When I was sixteen, I got in a car accident.
It was late May, and I was driving a friend home from school. He lived nearby, but I’d just received my license and was flush with the heady power of being able to give people rides; the fact that his house was no more than five minutes from campus was completely irrelevant. At minute four, we crossed one of our sleepy suburban town’s wider intersections–a whopping four lanes–and were promptly struck by a Ford Explorer that made short work of my 1981 Honda Prelude. My poor car was torn completely in half by the impact; by some miracle, my friend and I emerged almost completely unscathed.
Realizing at the time, and every day since, that the outcome was nothing short of preposterous (truly, if you’d seen the state of the car, you’d realize that we had no business walking away from the event on our own legs), it will probably not surprise you that ever since then I have had a rather strong antipathy toward driving. Or rather, ever since the accident, I have had a crippling, seething hatred of being behind the wheel; why else would I hold New York’s wild, unreliable MTA in such reverence? I loathe driving. Looooaaathe it.
Which makes it all the more curious that in recent years, I have become really, really interested in cars. Not driving. Just cars.
My sister is partially to blame for this; she’s the one who introduced me to the majesty that is Top Gear UK, which has done more than anything to ignite my interest. Something about watching its three hosts careen about buffoonishly keeps me coming back again and again–and I won’t lie, their enthusiasm for anything powered by a combustion engine is quite infectious. I will, however, admit a certain bafflement when they start heralding the perfection of modern-day “supercars”–I find most of them to be abominations of design, all points and no personality. No, what really gets me going is when they start going off about classic cars.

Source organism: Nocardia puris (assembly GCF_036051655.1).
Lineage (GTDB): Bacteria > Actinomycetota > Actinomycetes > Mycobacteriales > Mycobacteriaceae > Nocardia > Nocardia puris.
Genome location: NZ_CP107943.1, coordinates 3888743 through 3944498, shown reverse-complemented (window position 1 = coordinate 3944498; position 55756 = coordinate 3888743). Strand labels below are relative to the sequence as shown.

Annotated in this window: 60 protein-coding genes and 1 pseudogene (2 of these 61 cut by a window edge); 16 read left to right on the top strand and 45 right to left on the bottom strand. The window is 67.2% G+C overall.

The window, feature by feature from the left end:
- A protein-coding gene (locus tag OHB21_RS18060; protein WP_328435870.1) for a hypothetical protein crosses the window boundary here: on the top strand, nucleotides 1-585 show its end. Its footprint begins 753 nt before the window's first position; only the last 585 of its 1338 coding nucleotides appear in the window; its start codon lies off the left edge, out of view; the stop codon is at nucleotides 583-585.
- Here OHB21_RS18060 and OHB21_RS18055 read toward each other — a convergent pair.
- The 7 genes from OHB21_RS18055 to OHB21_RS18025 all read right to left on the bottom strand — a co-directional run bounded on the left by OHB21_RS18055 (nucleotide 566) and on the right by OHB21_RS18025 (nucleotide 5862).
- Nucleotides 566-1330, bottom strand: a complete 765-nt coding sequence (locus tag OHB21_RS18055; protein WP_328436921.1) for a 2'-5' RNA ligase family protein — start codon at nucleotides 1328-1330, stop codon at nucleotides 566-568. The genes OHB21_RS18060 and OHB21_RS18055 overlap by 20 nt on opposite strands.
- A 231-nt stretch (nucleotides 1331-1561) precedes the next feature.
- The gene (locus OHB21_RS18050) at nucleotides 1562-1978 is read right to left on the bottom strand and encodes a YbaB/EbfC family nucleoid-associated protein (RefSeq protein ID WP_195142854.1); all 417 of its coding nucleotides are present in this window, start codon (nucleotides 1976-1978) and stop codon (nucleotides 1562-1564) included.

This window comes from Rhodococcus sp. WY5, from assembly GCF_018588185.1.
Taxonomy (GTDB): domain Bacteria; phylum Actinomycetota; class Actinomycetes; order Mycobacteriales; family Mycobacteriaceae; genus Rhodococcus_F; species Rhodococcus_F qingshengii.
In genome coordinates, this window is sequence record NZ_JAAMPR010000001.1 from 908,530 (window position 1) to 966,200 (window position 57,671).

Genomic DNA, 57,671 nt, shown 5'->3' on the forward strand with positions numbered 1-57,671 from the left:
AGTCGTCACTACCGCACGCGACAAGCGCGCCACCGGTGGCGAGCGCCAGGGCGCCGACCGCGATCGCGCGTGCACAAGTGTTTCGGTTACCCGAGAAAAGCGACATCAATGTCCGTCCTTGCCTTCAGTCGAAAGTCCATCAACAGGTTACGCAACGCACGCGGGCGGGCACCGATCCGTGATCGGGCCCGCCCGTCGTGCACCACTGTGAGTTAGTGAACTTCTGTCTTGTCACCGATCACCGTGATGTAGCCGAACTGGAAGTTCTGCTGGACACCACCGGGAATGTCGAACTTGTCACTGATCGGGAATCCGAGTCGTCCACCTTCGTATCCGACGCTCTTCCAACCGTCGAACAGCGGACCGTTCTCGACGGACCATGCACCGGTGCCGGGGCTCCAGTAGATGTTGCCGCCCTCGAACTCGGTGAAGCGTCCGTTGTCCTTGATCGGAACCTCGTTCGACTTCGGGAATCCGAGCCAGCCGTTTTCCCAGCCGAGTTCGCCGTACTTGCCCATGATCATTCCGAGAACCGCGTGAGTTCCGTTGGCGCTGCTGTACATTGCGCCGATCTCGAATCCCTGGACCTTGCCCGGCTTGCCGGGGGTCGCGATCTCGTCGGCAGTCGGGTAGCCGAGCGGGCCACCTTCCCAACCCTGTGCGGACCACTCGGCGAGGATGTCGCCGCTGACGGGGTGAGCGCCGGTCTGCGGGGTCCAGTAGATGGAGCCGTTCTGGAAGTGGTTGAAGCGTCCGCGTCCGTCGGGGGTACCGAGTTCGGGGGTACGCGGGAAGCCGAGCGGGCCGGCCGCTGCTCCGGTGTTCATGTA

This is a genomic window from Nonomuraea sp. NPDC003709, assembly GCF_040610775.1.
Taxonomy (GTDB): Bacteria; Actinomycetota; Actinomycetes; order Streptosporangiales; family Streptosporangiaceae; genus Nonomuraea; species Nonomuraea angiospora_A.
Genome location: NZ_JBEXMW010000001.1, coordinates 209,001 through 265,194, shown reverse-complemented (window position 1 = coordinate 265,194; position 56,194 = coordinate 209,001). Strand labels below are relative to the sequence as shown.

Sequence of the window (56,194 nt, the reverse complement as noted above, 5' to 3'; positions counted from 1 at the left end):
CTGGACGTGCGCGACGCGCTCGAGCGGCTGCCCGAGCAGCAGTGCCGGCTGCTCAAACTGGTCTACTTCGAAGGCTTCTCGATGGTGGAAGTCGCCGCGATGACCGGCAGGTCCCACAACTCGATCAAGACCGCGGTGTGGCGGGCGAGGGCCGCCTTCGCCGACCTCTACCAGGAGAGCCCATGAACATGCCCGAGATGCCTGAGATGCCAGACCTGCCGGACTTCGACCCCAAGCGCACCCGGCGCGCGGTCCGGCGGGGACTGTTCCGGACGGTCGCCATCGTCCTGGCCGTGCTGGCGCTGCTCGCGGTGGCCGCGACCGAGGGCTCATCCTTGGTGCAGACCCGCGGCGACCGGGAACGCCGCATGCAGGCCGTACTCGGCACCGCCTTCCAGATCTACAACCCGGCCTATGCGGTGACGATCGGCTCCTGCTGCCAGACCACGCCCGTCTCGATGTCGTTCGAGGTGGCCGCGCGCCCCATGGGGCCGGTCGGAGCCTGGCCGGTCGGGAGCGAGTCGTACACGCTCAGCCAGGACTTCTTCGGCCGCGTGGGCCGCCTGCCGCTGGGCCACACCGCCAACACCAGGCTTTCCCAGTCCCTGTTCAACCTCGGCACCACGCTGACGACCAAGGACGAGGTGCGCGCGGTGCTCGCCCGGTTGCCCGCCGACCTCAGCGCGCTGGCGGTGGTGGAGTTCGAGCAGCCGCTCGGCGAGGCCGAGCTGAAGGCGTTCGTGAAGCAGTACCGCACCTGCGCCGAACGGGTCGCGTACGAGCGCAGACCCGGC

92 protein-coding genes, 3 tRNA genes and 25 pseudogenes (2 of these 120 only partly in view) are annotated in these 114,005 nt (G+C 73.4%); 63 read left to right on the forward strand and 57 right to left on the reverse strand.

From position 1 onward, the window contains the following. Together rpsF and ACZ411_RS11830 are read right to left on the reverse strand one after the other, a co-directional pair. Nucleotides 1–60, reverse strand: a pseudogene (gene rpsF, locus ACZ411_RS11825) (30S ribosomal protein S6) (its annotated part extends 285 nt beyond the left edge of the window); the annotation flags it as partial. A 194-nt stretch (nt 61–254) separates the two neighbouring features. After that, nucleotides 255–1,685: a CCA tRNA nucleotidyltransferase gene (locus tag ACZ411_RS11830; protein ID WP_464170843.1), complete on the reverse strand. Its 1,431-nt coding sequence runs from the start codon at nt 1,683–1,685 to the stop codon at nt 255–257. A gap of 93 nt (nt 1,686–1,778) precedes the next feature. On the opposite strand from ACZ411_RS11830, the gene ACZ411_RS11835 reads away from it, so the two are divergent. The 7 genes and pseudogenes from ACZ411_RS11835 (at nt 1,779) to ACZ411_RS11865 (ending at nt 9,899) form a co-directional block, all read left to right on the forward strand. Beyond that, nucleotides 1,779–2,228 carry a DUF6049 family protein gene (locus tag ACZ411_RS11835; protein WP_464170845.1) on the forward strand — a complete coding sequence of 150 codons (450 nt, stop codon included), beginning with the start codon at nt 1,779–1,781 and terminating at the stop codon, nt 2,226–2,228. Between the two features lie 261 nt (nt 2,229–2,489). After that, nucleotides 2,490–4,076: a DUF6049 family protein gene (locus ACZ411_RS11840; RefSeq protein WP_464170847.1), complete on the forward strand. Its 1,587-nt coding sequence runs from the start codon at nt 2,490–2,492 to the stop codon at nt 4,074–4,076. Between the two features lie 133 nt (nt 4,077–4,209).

Turns out I have a serious thing for the cars of the 1930′s and the 1960′s–those glorious days when the fenders were voluptuous and the average vehicle was at least eight hundred miles long. They had such personality, such style. I mean, just LOOK at Bugatti Type 57:
The swoops! The swirls! I described this car to M as a noir radio play in car form; I stand by that. It’s not a car you describe as “fierce,” though if it were a human it would be packing a Tommy Gun under its trench coat, and would have no problem using it on you. This car is completely gangster, in the fedoras-and-rum-running kind of way.
Then there’s this:
The AC Shelby Cobra. It’s hard to believe, but beneath that trim and perky exterior, this car is an absolute beast. Powered by a 7-Liter V8 engine, it was most famous for destroying all comers at the Riverside Racetrack in 1963–a rather shocking upset, considering it was up against a whole fleet of Porsches, Ferraris, and Corvettes (who, up to that point, were The Car To Beat). Despite my love of a good underdog story, I have to admit that I have limited interest in its personal trivia. What interests me: the curve of the bonnet, the flare of the wheel well. I want to pet this car like a spoilt siamese cat.
And then there’s this, the great American Classic: 1968 Hot Gold Convertible Ford Mustang. I have no real commentary on this car, except to say I would take up driving again if it meant I could get behind the wheel of one of these. Delicious.
I love these cars because in addition to being absolute monsters on the road (what can I say, I’m a girl who appreciates power), they are exquisitely designed–a characteristic I find sorely lacking in much of today’s automotive industry; in these pieces, the form was as carefully thought out as the function, resulting in some truly staggering cars. Ok, so, the prospect of ever piloting one of them (with the possible exception of the Mustang) fills me with a cold and wicked sense of dread–and perhaps more than a touch of panic–but that doesn’t mean I can’t dream about taking one for a spin. After all, a Ford Explorer would just bounce off that Bugatti, don’t you think?